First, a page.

Women at the Helm in ‘Men on Boats’


“Men on Boats,” written by Jaclyn Backhaus, is the topsy-turvy tale of explorer John Powell and his zany crew as they chart the undiscovered territory of the American West. Based on Powell’s recording of the expedition, the play stays true to history in all ways but one — Powell and his crewmen are all played by female actors.  

The young actors take the stage with all the bravado of the Anglo-Saxon men they play, jutting their hips out and broadening their shoulders. The virility they demonstrate is well-complemented by the muted yellows and browns of their costumes, their chapped leather cowboy boots and worn suspenders. Like many other old men, these explorers do not prioritize fashion.  

Lead actress Katie Marshall ’21 gives a convincing performance as Chief Powell, the crew’s one-armed commander. Her face is never vacant, always brewing with thought or vigor beneath its surface. Her portrayal of Powell as a reflective, passionate captain centers her team. As Powell, she is able to obliterate all the insecurities of her increasingly worried crew.   

Powell’s relationship to her team, specifically to Dunn, played by Madeline Ciocci ’20, is a major highlight of the show. The dynamic between the two of them is complicated but quirky, quickly transitioning from them tenderly naming cliffs at sunset to hotly debating the leadership of the expedition. Dunn has no qualms about expressing that he could lead the team more efficiently. Despite these tensions and a few small tantrums, the two still bond like brothers, parting ways with the grief and concern specifically reserved for loved ones.  

The play is a first of its kind, written for 10 21st-century female actors to play 10 male colonizers. Backhaus, in an interview with Playwrights Horizons, an Off-Broadway theater company based in New York, said her inspiration for writing the show was to see “a show with characters I’d never get to play herself.” In a country where the majority of stories are told by and reserved for cisgender white men, Backhaus wanted to stir up change.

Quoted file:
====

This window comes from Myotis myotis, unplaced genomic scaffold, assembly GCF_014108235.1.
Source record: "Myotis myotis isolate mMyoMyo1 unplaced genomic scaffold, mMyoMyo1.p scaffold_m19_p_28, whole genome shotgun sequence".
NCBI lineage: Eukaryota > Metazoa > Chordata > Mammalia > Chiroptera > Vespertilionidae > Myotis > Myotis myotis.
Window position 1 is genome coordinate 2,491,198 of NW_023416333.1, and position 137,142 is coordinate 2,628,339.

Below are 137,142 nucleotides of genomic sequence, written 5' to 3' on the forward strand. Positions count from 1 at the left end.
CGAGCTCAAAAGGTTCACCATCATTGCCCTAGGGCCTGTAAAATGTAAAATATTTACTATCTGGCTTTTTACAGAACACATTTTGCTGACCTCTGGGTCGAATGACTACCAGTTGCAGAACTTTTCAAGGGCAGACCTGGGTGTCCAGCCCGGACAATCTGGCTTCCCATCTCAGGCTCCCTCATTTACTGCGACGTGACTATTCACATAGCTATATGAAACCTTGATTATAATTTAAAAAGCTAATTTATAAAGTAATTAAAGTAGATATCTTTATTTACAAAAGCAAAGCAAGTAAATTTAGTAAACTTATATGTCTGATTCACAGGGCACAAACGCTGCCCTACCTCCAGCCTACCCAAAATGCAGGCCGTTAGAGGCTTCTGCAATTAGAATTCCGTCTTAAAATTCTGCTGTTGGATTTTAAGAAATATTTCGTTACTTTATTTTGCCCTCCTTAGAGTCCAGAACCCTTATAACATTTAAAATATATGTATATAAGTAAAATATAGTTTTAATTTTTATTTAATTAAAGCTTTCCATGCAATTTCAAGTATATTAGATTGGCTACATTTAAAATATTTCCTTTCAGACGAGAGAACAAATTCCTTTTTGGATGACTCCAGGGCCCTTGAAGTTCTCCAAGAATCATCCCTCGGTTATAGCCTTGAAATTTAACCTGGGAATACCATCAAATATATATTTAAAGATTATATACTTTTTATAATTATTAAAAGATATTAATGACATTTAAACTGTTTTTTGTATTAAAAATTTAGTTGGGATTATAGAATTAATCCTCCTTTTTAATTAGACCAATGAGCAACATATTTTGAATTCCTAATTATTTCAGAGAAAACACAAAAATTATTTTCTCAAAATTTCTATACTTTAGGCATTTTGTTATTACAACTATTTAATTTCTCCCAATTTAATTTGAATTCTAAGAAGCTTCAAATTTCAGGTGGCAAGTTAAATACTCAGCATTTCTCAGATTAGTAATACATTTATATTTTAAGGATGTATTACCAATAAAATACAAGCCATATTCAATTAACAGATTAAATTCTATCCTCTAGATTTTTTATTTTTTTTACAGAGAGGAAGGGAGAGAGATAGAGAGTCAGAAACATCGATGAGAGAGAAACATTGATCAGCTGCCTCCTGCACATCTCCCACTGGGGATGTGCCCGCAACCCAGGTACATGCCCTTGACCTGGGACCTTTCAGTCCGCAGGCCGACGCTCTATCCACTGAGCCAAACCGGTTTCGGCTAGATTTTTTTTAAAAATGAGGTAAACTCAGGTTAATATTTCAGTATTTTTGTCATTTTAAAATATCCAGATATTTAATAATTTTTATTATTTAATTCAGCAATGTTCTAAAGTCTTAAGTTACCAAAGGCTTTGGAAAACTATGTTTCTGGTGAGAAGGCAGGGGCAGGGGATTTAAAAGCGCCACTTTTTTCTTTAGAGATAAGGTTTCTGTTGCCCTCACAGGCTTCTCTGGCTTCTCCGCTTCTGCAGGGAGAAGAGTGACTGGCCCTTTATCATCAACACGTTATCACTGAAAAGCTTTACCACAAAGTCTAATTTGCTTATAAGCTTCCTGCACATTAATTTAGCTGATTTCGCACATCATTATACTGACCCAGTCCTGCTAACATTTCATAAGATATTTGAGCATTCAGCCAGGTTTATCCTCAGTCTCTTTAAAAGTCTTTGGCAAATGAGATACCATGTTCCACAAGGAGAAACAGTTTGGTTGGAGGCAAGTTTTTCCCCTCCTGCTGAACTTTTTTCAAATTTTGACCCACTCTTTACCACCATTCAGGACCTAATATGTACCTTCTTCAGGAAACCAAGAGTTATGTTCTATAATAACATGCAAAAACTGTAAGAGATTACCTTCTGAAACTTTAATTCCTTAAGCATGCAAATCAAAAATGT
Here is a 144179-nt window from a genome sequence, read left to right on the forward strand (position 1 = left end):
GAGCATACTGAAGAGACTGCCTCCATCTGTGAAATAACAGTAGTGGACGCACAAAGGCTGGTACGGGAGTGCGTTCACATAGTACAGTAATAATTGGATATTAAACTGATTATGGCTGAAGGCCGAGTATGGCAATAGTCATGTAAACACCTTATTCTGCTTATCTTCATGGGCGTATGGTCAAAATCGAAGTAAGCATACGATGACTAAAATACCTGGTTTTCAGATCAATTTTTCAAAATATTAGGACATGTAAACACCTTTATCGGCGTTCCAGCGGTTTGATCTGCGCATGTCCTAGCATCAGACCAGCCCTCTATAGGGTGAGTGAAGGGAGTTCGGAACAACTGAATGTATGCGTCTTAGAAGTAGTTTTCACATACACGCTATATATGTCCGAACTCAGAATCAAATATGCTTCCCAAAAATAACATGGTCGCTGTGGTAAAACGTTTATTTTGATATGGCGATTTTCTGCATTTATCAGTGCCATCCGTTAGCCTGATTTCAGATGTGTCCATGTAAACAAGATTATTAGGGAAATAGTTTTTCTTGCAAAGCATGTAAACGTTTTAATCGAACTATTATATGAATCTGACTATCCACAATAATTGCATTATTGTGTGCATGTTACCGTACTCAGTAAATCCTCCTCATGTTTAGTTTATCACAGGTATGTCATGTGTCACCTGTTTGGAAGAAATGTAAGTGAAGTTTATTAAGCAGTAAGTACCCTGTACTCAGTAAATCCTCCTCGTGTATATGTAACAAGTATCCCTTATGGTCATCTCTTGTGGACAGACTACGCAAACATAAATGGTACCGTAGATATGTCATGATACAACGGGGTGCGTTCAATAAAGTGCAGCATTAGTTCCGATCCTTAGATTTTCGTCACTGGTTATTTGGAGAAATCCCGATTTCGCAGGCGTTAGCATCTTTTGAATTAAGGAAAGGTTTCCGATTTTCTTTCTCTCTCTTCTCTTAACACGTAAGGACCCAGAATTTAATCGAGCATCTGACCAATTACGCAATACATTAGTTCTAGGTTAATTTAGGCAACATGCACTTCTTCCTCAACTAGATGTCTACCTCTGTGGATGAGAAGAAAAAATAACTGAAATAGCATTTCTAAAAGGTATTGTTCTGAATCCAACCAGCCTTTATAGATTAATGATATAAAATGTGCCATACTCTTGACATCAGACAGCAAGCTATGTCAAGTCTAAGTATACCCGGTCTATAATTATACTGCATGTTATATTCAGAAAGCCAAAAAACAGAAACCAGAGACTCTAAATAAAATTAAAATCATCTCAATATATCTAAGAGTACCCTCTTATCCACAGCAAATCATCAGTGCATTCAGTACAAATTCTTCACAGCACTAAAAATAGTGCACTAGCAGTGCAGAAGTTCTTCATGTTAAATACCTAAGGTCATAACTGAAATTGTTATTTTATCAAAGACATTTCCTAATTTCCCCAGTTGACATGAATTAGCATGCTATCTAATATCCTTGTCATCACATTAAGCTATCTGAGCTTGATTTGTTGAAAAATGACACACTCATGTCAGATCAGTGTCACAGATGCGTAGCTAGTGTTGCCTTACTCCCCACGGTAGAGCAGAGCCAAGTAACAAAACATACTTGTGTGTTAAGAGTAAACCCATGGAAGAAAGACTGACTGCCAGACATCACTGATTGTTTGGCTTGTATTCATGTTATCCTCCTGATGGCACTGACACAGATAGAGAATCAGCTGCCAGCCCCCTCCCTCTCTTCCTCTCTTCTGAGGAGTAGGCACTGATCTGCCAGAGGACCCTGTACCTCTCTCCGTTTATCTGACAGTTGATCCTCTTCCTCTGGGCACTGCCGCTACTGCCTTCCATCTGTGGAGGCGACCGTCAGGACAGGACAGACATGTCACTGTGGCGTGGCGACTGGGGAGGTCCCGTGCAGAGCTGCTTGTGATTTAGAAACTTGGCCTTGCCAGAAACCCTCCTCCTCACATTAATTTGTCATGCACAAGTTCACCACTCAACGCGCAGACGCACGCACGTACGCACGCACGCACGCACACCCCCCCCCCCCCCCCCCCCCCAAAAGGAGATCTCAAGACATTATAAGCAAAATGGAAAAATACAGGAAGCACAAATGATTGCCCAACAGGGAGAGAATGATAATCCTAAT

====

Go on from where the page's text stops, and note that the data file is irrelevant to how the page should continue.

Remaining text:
Middlebury’s production succeeds partially in accomplishing Backhaus’ goal. In her interview, Backhaus put an emphasis on racial diversity as well as gender diversity, which seemed to be lacking in the college’s production. It could be due to the school’s demographics, but is no less disconcerting.

This is not to say the show “failed” or should be discarded in any regard. It was an enjoyable 100 minutes filled with camaraderie and anticipation. It was humorous and knew how to hit its satirical moments. In one scene, Powell seeks the help of Native American chief Tsauwiat, played by Coralie Tyler ’20. In a conversation between the two, Powell slows and exaggerates his speech to be understood by the perfectly-fluent Tsauwiat. Tsauwiat is less than impressed by this and the audience laughs alongside him in looking down on the European conquestors.  

Overall, “Men on Boats” was a theater experience worth having. Its quick-as-a-whip dialogue critiquing imperial conquest and its light-hearted approach to toxic masculinity work together to give us a chance to laugh at typically noxious American history — a rather difficult feat. For the young female actors who got to explore the wild, wild Anglo-Saxon West, the experience was beyond satisfactory.  

“I think it’s very interesting politically to put traditionally non-male bodies in a story of conquest,” said Becca Berlind ’21 who played navigator Andrew Hall. “Because the script is trying to do that, it’s shaped a little bit differently, just discovering those moments was really fun.”